Discover the French Caribbean

The Caribbean on the web


It’s easy to think that the voice of the Caribbean speaks primarily English. This would be a serious injustice to the vibrant world of the French-speaking islands, with their own history, culture, and music. Whether you’re dancing to the biguine in Martinique, or chatting with a St Lucian pal in French Creole, once you enter the world of the French Caribbean you can’t help feeling a certain joie de vivre. Here are some magnifique sites to get you started.

 

French Caribbean International

(http://www.frenchcaribbean.com/NoOrdinaryIslands.html)

The isles of the French Caribbean — Guadeloupe, Martinique, St Barth’s, St Martin, Les Saintes and Marie-Galante —  have inspired travellers throughout the centuries. This site, which bills itself as “your leading resource for select accommodations in the French West Indies”, provides a wide variety of travel-oriented information, from required travel documents to health and safety advisories.

 

The French West Indies 

(http://www.cieux.com/fwi.html)

This engaging site focuses on St Barth’s, Martinique and Guadeloupe, with lots of first-person information about beaches (including some where clothing is optional), restaurants, activities and places to stay. It’s part of a personal travel site known as The Civilized Explorer, created by a couple of passionate California travellers. Thanks to a great set of photographs, links to maps, satellite pictures and other resources, it’s good enough to be professional.

 

St Lucian French Creole

(http://www.siu.edu/departments/cola/ling/reports/stlucian/stlucian.htm)

English is the official language of St Lucia, but 90% of the locals speak Creole. This paper, by Ed Ford and Leonie St Juste-Jean (of Southern Illinois University at Carbondale), provides a brief introduction to St Lucia that covers its history, its culture and society, and particularly its vibrant language, which is described as a mixture of French lexicon and African syntax. Some of the material is fairly technical, but the site includes an excellent history of St Lucia, its indigenous people, European colonisation, African influences, and the road to independence. You can even listen to live audio samples of Creole in WAV format. Professional linguists and amateur students of Caribbean dialect will find this site of special interest.

 

Lonely Planet’s Guide to Martinique

(http://www.lonelyplanet.lycos.com

/caribbean/martinique/culture.html)

Ask any serious fan of Caribbean music why she’s dreaming of a trip to Martinique and you’ll probably start hearing about biguine. This irresistible, intensely syncopated Afro-French dance music originated in Martinique in the 1930s, and its greatest contemporary practitioners (such as drummer Jean Philippe Fanfant and pianist Mario Canogne) were born here. Zouk, the contemporary French West Indies style that’s currently big with the World Music crowd, gets a lot of its groove from biguine. For more on the culture of Martinique (as well as its economy, attractions, and tips for travellers) this Lonely Planet site is a great place to start. Furthermore, one click on the Caribbean button lets you choose from similar listings on nearly 30 more islands.

 

Martinique Villas

(http://martiniquevillas.net/)

Coming home to a perfect little vacation hotel (after a long night of dancing the biguine, of course) can be romantic, but let’s face it: nothing beats a luxurious home of your own. If you’ve got the yen (and the dollars), check this bilingual site run by Immobilière Condorcet, a real estate agency in Martinique that manages vacation villas and apartments, as well as land and properties for sale. All the rentals listed (from rustic cottages to sophisticated villas) are close to the sea; some are actually on the beach!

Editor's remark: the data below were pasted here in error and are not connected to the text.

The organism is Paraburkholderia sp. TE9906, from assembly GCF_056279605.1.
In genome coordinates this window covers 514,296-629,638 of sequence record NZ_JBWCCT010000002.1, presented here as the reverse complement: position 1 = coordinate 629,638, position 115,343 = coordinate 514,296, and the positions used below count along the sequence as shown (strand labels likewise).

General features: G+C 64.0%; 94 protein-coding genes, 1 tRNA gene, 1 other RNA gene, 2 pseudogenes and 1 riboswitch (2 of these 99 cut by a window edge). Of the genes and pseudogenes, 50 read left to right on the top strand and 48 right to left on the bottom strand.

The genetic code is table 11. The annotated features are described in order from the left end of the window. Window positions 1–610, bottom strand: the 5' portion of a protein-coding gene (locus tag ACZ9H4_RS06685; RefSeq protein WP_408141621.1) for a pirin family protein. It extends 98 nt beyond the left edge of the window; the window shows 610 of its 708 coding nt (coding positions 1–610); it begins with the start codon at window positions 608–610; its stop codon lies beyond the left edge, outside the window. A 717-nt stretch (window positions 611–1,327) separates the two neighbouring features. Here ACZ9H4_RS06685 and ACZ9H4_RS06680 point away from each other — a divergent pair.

St. Martin’s Official Home Page

(http://www.interknowledge.com/st-martin/)

The smallest island in the world to be partitioned between two nations, St Martin/St Maarten has been shared by the French and Dutch for 350 years. On the French side beaches are secluded; resorts provide lavish accommodation and restaurants offer some of the finest dining experiences anywhere in the Caribbean. The latest French fashions can be found in many of the shops, and the smell of fresh croissants and pastries mixes with the spicy aromas of West Indian cooking. If this sounds like your dream vacation, click here for details on beaches, lodgings, restaurants, nightlife, even getting married. You’ll find a calendar of events, as well as links to travel agents and tourist offices.

 

St Barth’s 

(http://www.saint-barths.com/)

The multimedia entry screen for this bilingual site features crashing surf and screaming seagulls; it’s a virtual trip to the beach. Once you dive in you’ll find an ocean of images and text listing historical events, beaches, flora and fauna, art, and water fun. A helpful listing of flights and connections from other islands will help you figure out how to get there.

 

Awakening Spaces: French Caribbean Popular Songs, Music, and Culture

(http://www.amazon.com/exec/obidos/ASIN/0226044556/avsearch-bkasin-20/103-2203661-3235051)

If you’re looking for hammock reading while you’re soaking up the rays in the French Caribbean, this recent book from Brenda F. Berrian is a strong contender. It’s a comprehensive and informative look at the composers, singers and production of music on the islands of Martinique and Guadeloupe, and features interviews with many popular musicians, as well as song lyrics in French, Creole and English. To order online, click here.